International Journal of Modern Education and Computer Science (IJMECS)

ISSN: 2075-0161 (Print), ISSN: 2075-017X (Online)

Published By: MECS Press

IJMECS Vol.5, No.4, May. 2013

Teachers’ Use of Technology and Constructivism

Full Text (PDF, 321KB), PP.49-63

Views:98   Downloads:19


Abbas Pourhosein Gilakjani,Lai-Mei Leong,Hairul Nizam Ismail

Index Terms

Technology;Definition;Role;Constructivism;Benefits;Factors;Learning Theory


Technology has changed the way we teach and the way we learn. Many learning theories can be used to apply and integrate this technology more effectively. There is a close relationship between technology and constructivism, the implementation of each one benefiting the other. Constructivism states that learning takes place in contexts, while technology refers to the designs and environments that engage learners. Recent efforts to integrate technology in the classroom have been within the context of a constructivist framework. The purpose of this paper is to examine the definition of constructivism, incorporating technology into the classroom, successful technology integration into the classroom, factors contributing to teachers’ use of technology, role of technology in a constructivist classroom, teacher’s use of learning theories to enable more effective use of technology, learning with technology: constructivist perspective, and constructivism as a framework for educational technology. This paper explains whether technology by itself can make the education process more effective or if technology needs an appropriate instructional theory to indicate its positive effect on the learner.

Cite This Paper

Abbas Pourhosein Gilakjani,Lai-Mei Leong,Hairul Nizam Ismail,"Teachers’ Use of Technology and Constructivism", IJMECS, vol.5, no.4, pp.49-63, 2013.DOI: 10.5815/ijmecs.2013.04.07


[1]T. Teo, “Pre-service teachers’ attitudes towards computer use: A Singapore survey,” Australasian Journal of Educational Technology, vol. 24, no. 4, pp. 413-424, 2008.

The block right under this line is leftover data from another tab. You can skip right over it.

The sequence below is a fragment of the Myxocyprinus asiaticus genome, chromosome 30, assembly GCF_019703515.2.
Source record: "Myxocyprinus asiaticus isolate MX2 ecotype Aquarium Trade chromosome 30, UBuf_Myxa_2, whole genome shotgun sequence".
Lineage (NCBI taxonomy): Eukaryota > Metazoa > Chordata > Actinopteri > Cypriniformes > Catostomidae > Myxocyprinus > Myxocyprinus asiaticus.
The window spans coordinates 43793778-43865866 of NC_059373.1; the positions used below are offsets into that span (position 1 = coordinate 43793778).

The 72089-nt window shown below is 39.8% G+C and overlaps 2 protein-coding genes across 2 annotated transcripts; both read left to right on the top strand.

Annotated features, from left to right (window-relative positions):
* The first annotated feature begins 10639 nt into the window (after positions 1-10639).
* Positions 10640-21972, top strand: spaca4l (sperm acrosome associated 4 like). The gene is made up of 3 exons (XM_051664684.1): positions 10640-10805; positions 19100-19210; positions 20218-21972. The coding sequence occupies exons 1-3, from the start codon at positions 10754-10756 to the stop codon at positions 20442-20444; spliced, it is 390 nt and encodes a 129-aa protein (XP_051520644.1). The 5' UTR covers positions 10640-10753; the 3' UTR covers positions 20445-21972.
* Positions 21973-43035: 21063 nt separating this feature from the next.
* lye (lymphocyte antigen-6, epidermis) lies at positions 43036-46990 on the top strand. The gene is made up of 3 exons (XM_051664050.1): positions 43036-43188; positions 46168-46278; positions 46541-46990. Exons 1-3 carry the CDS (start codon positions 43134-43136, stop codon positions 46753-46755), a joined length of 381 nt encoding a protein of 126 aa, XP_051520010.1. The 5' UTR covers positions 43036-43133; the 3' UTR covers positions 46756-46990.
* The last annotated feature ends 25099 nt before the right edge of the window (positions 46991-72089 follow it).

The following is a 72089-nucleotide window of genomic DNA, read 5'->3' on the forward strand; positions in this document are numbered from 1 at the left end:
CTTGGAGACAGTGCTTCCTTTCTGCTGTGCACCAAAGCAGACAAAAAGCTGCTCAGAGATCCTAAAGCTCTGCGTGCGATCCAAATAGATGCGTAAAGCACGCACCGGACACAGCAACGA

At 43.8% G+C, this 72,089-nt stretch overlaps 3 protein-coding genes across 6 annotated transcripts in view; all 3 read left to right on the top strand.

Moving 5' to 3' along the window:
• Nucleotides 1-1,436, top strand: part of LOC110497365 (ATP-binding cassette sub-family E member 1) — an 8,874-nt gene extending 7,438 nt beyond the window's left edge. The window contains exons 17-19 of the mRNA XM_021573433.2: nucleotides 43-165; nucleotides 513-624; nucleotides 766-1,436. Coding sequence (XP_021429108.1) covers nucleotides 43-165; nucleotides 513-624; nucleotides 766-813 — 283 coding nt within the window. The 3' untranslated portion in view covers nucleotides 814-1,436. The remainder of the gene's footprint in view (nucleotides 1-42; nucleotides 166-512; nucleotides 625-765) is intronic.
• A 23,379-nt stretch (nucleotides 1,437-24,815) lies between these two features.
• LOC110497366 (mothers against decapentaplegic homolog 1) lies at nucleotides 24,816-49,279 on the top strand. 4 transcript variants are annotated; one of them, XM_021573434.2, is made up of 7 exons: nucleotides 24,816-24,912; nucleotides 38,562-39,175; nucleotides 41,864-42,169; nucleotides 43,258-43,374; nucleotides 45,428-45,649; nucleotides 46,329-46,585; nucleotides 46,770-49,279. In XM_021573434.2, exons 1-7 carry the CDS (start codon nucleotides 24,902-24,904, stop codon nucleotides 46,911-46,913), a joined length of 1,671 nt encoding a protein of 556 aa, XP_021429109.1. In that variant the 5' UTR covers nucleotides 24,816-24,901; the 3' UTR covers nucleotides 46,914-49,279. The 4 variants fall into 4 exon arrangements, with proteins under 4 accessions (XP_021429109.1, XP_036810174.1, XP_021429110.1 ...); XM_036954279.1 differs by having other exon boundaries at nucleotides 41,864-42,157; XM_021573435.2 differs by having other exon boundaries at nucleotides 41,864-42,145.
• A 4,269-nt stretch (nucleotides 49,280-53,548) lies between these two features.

[2]E. Judson, “How teachers integrate technology and their beliefs about learning: Is there a connection?” Journal of Technology and Teacher Education, vol. 14, no. 3, pp. 581-597, 2006. 

[3]R. T. Richards, “Infusing technology and literacy into the undergraduate teacher education curriculum through the use of electronic portfolios,” T.H.E. Journal, vol. 25, no. 9, pp. 46-50, 1998.

[4]T. Brush, and J. W. Saye, “Strategies for preparing pre-service social studies teachers to integrate technology effectively: Model and practices,” Contemporary Issues in Technology and Teacher Education, vol. 9, no. 1, pp. 46-59, 2009.

[5]D. H. Schunk, “ Learning theories: an educational perspective,” New Jersey: Prentice-Hall, 2000.

[6]M. J. Hannafin, and R. J. Hill, “Epistomology and the design of learning environments,” In R. A. Reiser, & Dempsey, J. V. (Ed.), Trends and Issues in Instructional Design and Technology, New Jersey: Merrill Prentice Hall, 2002.

[7]W. L. Saunders, “The constructivist perspective: Implications and teaching strategies for science,” School Science Mathematics, vol. 92, no. 3, pp. 136-141, 1992. DOI: 10.1111/j.1949-8594.1992.tb12159.x

[8]J. G. Brooks, and M. G. Brooks, “The case for constructivist classrooms,” Alexandria, VA.: Association for Supervision and Curriculum Development, 1993.

[9]I. Harel, and S. Papert, “Constructionism.,” Norwood, N.J.: Ablex Publishing, 1991.

[10]S. Holzer, “From Constructivism to Active Learning,” The Innovator, no.2, 1994.

[11]Y. Feng, “Some Thoughts about Applying Constructivist Theories of Learning to Guide Instruction,” University of Washington, 1995.

[12]E. von Glasersfeld, “Radical constructivism: A way of knowing and learning,” London and Washington: The Falmer Press, 1995.

[13]E. Murphy, “Constructivism from Philosophy to Practice,”, 1997.

[14]L. Darling-Hammond, and B. Falk, “Using standards and assessments to support learning,” Phi Delta Kappan, vol. 79, no. 3, pp.190-199, 1997.

[15]J. Confrey, “What constructivism implies for teaching,” In Constructivist views of mathematics, 1990.

[16]P. Ernest, “Social constructivism and the psychology of mathematics education,” In Ernest, P. (Ed.). Constructing mathematical knowledge: Epistomology and mathematical education. Falmer Press, 1994.

[17]N. Noddings, “Constructivism in mathematics education." In Davis R.B. (Ed.). Constructivist views on the teaching and learning of mathematics. Journal for Research in Mathematics Education: Monograph, no. 4. National Council of Teachers of Mathematics, 1990.